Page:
So here I am, in a place of at least accepting that what happened is in fact traumatic, and the feelings and thoughts are normal. fearing that this is my new normal, though, doesn’t give me a lot of hope. What does give me hope is that the Lord and time will heal my hurts, my heavy heart, my cluttered and chaotic mind. Maybe I’ll be given grace in the moment to remember that God works things out for the greater good. I can celebrate being a more aware and vigilant and defensive driver. At least I have that going for me. Abrielle loves her new carseat with the cupholder. Good for her. Oh, to be 4 again.

Now I haven’t just driven by accident scenes, now I have truly lived it myself, which is totally surreal and unbelievable and so many other things that I can’t give names to at the moment. Writing about it definately helps……..clarity, purpose in what I feel and why I feel it. Signs of healing………..oh, but also grace, because it HAS only been a week and well, these things don’t heal overnight. Thanks to any and all who share in my written journey and send prayers for those who are hurting or who have been hurt by trauma and are so amazingly fortunate to be able to talk about it.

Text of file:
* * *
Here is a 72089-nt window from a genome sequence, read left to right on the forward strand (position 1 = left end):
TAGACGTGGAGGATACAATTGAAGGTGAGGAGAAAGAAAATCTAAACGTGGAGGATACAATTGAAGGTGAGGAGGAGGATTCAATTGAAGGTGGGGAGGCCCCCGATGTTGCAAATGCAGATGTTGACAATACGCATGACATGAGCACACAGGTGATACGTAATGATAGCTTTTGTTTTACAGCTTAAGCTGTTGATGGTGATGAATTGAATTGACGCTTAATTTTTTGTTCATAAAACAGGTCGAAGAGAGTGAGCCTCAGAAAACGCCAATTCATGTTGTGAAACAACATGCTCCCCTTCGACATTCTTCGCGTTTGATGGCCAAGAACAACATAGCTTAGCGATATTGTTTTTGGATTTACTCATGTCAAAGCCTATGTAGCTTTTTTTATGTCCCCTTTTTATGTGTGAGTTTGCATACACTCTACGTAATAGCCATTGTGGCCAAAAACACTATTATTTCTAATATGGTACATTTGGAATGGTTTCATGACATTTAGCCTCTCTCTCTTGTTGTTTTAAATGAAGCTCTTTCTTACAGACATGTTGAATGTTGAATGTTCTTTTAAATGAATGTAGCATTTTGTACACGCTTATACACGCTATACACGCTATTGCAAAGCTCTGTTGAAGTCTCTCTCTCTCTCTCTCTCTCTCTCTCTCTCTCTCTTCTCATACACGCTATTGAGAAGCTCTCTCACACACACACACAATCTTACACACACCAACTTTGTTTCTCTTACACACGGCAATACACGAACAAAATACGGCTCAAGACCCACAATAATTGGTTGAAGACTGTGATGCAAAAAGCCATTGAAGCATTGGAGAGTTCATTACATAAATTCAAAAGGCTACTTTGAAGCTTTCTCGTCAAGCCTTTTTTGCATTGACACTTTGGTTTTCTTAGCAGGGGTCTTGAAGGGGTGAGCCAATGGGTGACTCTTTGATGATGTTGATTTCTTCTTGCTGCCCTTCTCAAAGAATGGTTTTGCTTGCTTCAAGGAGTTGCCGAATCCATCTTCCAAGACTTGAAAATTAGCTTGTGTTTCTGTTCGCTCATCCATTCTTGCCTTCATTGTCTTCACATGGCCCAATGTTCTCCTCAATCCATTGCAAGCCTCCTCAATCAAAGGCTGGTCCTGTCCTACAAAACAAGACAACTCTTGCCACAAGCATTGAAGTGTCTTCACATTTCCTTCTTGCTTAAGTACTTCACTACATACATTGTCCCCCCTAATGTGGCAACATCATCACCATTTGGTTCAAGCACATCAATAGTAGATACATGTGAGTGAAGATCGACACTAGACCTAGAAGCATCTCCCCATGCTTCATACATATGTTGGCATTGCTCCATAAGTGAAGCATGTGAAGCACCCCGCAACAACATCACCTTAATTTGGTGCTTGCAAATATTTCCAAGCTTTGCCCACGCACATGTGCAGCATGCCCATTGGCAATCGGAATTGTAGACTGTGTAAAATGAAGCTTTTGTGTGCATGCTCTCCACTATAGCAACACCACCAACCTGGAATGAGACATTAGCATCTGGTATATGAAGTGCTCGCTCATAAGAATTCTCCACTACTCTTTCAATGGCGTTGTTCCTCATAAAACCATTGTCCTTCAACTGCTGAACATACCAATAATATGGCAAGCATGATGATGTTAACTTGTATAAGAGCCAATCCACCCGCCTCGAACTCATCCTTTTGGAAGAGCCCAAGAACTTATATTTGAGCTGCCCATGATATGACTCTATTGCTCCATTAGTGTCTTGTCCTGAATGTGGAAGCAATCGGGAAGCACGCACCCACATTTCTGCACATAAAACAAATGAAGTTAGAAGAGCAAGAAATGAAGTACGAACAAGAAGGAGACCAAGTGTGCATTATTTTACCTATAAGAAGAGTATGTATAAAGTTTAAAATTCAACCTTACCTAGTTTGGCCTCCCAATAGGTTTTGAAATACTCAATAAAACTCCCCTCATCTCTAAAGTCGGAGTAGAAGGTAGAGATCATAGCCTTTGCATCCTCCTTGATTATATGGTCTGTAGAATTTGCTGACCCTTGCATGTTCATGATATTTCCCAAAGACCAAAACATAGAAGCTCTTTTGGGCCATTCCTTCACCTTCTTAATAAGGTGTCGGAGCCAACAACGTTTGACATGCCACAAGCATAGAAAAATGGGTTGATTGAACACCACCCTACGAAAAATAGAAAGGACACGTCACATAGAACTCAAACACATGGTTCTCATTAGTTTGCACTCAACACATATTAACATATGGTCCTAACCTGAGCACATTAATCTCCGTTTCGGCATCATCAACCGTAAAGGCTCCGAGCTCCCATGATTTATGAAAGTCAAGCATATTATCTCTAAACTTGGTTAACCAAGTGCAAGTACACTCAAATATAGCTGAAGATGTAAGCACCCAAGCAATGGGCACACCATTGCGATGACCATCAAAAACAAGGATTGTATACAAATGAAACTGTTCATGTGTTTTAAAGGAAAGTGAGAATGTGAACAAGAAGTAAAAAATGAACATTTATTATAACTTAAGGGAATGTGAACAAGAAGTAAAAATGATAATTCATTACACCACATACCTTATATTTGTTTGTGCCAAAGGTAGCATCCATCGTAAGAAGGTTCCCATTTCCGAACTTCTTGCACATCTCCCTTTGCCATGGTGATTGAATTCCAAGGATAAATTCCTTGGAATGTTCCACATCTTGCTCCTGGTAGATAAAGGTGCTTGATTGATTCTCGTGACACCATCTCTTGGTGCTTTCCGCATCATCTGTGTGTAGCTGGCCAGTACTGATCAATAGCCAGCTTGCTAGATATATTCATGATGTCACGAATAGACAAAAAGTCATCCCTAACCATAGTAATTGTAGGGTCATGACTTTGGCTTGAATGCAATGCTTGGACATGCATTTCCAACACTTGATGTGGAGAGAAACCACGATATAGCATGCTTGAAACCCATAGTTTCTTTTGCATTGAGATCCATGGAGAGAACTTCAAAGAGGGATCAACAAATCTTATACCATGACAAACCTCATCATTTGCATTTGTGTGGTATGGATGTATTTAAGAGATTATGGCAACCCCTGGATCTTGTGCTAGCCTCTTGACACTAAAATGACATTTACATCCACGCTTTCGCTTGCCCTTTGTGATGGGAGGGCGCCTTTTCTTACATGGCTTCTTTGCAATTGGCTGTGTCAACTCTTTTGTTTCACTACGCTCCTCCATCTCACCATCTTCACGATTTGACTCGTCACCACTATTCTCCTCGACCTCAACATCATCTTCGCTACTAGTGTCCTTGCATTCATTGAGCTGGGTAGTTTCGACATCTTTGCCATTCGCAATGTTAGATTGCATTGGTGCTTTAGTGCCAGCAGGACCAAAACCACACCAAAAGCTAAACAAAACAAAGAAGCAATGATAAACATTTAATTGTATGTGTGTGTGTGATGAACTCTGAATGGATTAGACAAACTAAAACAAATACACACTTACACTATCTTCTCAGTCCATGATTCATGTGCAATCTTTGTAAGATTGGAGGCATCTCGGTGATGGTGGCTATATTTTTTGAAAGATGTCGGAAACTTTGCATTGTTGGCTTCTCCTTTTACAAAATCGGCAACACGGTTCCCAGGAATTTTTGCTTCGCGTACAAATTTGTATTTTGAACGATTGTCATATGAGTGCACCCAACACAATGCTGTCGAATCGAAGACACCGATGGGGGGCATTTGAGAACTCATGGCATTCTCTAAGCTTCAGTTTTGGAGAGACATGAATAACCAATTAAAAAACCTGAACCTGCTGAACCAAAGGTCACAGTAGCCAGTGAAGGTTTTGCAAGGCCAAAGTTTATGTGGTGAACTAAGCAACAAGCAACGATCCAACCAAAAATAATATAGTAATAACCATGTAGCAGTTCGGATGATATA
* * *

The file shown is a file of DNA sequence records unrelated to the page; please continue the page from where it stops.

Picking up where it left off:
2 responses to “coming home

  1. Tara says: